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Library dedicated to Iran opens in Geneva

Two students at a mosque in Qom, south of Tehran

(Keystone)

A new library devoted to Iran has just opened in Carouge, near Geneva. It gives visitors the chance to learn more about this much misunderstood country and about one of the most important and controversial figures in its recent history.

The library is run by Abdol Majid Bayat, an Iranian who has lived in Geneva for 50 years. One figure looms large in the 4,000 books in the collection: Mohammad Mossadegh, Iranian prime minister between 1951 and 1953. That is not surprising when one learns that Mossadegh was Bayat's grandfather.

Mossadegh, a leftist nationalist, is a central figure in the development of modern Iran. He challenged the rule of the Shah and dominance in the country of the great powers - at the time when Russia controlled the northern half of Iran, while Britain held sway over the south.

"He wasn't the kind of nationalist you find in Europe. He was called a nationalist because he wanted Iran to decide its own fate," Abdol Majid Bayat told swissinfo.

"None of the country's oil revenue was going into the state's coffers. For that reason he began to nationalise the oil sector. He wanted to steer Iran away from its attachment to the big oil companies - and that's why he became very popular in Iran, and why he remains popular," he says.

Mossadegh was overthrown in a British- and American-backed coup in August 1953. He died while under house arrest 14 years later, but remains a symbol of freedom and democracy for many young Iranians.

The library offers both a comprehensive guide to Iran and a tribute to Mossadegh's career. There are works on Persian art and philosophy, the history of Iran and Shi'a Islam. But there are also photos and letters, an album presented to Mossadegh by President Truman and the thesis on Islamic law that he wrote while studying at the University of Neuchatel.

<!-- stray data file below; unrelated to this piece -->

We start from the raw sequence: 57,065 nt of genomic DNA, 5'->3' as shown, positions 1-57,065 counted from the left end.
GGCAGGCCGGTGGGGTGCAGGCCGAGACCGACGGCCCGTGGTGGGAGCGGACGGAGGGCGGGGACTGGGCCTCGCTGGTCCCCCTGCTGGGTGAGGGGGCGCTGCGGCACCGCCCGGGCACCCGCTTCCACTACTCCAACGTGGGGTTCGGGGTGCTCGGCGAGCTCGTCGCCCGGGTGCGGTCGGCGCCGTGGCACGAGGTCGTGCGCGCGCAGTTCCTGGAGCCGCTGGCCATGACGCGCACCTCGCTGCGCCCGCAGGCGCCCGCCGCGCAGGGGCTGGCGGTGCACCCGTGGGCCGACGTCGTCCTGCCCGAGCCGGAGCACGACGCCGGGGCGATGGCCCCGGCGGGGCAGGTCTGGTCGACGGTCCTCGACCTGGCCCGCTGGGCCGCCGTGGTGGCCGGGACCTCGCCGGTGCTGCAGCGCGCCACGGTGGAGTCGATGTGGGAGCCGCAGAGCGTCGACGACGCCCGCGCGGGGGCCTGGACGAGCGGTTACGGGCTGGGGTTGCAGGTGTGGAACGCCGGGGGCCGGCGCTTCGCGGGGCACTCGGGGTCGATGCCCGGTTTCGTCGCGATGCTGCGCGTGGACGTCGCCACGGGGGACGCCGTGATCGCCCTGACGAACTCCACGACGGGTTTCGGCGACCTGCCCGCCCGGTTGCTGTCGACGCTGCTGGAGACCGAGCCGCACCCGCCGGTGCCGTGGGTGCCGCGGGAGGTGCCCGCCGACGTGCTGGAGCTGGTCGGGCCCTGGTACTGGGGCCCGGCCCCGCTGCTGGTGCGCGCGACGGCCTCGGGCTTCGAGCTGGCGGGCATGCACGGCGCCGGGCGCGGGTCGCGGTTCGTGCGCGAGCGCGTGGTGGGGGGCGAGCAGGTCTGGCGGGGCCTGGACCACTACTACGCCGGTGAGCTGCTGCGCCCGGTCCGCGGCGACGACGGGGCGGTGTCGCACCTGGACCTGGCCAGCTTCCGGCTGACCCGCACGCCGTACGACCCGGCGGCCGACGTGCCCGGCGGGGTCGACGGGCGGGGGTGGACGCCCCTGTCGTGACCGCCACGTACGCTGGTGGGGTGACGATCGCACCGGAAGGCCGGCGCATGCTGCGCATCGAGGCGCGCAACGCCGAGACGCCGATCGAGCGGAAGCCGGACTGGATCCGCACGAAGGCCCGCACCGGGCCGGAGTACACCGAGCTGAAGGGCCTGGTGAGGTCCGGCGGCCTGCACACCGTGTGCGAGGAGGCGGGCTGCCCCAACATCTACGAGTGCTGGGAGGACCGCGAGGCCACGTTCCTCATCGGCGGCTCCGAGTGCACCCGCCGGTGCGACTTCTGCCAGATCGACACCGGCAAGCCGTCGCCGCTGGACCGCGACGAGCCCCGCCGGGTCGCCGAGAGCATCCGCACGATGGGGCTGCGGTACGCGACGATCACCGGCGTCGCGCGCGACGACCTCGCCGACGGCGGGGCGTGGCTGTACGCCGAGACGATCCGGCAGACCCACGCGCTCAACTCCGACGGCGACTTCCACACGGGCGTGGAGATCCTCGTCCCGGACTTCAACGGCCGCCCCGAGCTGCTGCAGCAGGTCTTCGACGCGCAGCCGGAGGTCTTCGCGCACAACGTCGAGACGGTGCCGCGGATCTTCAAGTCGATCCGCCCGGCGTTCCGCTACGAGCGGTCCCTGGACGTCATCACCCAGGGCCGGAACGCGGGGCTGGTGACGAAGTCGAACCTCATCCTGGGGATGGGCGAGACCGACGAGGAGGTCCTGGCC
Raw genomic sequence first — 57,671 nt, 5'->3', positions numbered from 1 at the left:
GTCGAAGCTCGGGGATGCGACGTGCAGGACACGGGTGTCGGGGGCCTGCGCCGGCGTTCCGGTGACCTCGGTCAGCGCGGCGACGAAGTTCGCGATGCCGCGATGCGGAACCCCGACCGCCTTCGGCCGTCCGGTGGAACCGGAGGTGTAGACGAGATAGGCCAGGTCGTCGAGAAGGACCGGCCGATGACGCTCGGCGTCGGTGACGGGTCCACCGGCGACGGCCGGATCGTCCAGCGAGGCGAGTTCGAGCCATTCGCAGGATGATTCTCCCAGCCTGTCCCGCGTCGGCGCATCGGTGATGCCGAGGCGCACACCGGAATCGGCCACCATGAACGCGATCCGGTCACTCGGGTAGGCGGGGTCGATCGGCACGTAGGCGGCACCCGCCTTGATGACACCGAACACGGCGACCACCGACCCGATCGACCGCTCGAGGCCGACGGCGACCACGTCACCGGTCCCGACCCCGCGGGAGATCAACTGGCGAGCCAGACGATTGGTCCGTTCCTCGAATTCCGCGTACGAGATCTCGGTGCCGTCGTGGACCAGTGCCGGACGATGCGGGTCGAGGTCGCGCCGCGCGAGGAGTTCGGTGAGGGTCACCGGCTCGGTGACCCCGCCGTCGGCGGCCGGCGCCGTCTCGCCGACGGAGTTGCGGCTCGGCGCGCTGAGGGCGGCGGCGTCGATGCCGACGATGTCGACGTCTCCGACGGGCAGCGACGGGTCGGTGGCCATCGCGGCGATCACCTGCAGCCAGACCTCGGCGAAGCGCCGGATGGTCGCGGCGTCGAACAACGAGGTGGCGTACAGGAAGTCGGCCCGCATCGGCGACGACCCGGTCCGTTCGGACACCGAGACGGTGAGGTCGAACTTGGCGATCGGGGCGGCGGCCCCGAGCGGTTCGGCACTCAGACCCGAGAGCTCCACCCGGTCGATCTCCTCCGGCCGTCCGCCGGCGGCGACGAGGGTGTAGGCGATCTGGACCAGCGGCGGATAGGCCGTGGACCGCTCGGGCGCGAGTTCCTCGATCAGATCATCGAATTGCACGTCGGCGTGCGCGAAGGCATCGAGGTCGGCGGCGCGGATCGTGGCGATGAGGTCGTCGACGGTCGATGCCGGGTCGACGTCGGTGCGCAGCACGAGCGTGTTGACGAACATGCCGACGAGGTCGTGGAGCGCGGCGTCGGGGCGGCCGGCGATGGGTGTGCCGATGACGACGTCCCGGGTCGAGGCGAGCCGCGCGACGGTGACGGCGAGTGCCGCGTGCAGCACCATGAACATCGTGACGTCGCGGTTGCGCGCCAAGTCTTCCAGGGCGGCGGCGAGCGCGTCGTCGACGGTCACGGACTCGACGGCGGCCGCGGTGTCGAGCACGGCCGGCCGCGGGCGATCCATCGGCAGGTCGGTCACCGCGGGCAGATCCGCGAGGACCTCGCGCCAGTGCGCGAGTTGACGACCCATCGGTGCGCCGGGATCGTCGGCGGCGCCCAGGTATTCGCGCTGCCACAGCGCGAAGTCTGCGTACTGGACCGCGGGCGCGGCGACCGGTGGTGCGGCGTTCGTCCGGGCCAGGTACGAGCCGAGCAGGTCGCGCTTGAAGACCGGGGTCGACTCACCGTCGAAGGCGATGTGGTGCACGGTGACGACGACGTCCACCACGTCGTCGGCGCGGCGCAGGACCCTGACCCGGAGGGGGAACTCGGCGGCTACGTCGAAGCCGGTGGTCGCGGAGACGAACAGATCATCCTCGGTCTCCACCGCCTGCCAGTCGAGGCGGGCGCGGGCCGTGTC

Bayat though is quick to point out that the collection is apolitical: "I've collected as many books as I could about Iran. Some are sympathetic to my grandfather, others are critical. It's up to the people who come and read them to make up their minds - they're free to decide."

One of the motivations behind the library was that Bayat was concerned that the legacy of his family would be lost: "Our family did lots of social things in Iran - they built hospitals and schools. All these things have disappeared. So I said to myself, there has to be a place to keep them.

"I came up with the idea of this library because I remember how my grandfather loved reading and always thought about teaching people," Bayat says.

"My aim is to allow people to come here and study - be it about ancient Persia or modern Iran - if they really want to see how things have really happened in Iran, then hopefully they will find out here."

by Roy Probert

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